She wonders if she can get away with just saying “simples” at the end of everyone’s sentence, then decides that it’s their fault, not hers, that she’s here in the first place. As the evening progresses and she drinks more and more ‘schlorst’, she begins to feel reckless and starts speaking gibberish in a Romanian accent – just for the fun of it. “I’m sloshed,” she tells anyone who’ll listen. “Sloshed on schlorst.” She vaguely remembers dancing on the table and reciting ‘Jabberwocky’ to an enraptured crowd before finally passing out.

The next day, she has a headache when Boris, her guide, comes to collect her for the promised trip to the salt mines. “What do you do when you’re not looking after me?” she asks him curiously. “What’s your job?”

Boris looks confused. “I do not have – how do you say – the words for showing you.” He then proceeds to try to explain – in a mixture of English and Romanian words, accompanied by the most bizarre mimes she has ever seen. From what she can tell, his work involves tin openers and helicopters – although it could equally be fishing rods and windmills. “And every five years,” he concludes proudly, “the government will pay the best people to train others – and that is why we have conference!”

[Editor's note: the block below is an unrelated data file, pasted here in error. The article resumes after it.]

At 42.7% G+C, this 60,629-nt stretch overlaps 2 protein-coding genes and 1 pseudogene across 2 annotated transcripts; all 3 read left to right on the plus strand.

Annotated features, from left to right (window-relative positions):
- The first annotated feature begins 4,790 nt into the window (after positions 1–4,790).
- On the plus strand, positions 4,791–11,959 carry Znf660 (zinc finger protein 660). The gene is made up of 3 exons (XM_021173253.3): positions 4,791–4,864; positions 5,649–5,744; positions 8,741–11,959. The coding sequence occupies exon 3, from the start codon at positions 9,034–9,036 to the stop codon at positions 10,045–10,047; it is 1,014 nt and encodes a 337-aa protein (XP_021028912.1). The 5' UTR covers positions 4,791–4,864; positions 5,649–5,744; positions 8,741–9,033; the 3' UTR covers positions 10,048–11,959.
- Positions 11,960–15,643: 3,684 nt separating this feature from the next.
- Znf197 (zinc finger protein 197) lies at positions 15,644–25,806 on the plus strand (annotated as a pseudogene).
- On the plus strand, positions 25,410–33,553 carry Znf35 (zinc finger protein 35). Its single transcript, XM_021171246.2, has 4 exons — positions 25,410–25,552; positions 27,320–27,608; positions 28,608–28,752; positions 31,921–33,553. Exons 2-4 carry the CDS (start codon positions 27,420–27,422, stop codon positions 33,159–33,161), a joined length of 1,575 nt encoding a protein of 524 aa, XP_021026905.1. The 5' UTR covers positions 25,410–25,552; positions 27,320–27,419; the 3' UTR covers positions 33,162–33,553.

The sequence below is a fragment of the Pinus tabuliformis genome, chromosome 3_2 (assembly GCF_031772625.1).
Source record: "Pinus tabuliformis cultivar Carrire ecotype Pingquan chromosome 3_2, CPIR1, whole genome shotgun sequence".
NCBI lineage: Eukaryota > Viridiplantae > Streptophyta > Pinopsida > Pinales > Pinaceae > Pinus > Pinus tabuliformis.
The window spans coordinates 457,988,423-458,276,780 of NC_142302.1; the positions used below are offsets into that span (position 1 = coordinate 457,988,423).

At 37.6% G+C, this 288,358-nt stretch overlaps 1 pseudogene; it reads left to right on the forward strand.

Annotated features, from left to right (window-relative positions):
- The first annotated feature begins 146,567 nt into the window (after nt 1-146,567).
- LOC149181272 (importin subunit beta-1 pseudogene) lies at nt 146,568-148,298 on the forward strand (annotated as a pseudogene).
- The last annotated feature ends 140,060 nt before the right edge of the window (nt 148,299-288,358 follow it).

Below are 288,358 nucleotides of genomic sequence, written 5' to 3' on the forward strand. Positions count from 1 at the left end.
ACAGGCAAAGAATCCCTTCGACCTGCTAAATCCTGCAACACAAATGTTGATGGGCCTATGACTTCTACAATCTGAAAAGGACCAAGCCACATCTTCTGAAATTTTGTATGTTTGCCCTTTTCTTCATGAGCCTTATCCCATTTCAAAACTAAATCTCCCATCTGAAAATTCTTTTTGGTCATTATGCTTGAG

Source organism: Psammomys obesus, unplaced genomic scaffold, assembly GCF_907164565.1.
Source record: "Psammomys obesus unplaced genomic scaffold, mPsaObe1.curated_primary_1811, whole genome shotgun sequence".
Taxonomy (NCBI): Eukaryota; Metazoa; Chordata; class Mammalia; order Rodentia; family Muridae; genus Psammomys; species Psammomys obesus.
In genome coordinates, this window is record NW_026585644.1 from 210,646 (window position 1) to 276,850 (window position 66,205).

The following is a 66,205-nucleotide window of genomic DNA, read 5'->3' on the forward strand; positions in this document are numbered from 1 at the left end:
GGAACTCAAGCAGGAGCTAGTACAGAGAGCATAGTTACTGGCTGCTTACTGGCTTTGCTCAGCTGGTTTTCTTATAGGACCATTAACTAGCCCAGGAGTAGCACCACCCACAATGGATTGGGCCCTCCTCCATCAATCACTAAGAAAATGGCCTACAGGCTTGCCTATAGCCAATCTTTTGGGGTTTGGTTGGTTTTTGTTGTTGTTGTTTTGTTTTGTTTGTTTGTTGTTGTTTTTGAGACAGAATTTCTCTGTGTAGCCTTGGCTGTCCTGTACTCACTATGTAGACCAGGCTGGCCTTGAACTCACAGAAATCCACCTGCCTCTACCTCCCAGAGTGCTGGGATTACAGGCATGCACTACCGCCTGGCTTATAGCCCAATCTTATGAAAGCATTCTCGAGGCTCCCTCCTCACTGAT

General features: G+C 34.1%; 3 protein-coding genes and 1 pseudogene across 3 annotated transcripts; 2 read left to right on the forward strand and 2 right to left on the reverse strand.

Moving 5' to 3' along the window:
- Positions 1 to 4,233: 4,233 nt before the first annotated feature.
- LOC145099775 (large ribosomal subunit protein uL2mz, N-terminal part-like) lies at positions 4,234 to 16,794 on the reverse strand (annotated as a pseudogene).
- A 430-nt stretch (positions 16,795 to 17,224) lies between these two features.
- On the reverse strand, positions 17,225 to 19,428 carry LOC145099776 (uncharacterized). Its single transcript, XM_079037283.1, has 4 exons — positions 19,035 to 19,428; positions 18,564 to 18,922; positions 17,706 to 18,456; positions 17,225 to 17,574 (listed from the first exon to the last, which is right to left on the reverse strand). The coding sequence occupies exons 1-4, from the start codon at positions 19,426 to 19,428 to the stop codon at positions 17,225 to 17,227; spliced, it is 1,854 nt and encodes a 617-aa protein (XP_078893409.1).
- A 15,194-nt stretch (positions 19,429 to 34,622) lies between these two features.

She’d ask more questions, but they’ve arrived at the mines. Boris hands her a hard hat and motions for her to follow him into a rickety lift that looks older than Hadrian’s Wall and a lot less reliable. They descend slowly and Marina gasps with pleasure: she’d thought salt mines would just comprise a huge pit full of salt, but instead she’s entered a magical kingdom full of sparkling stalactites clinging precariously to the cavern’s ceiling, where chunks of salt glitter like diamonds and the sound of a fairy waterfall tinkles in the distance.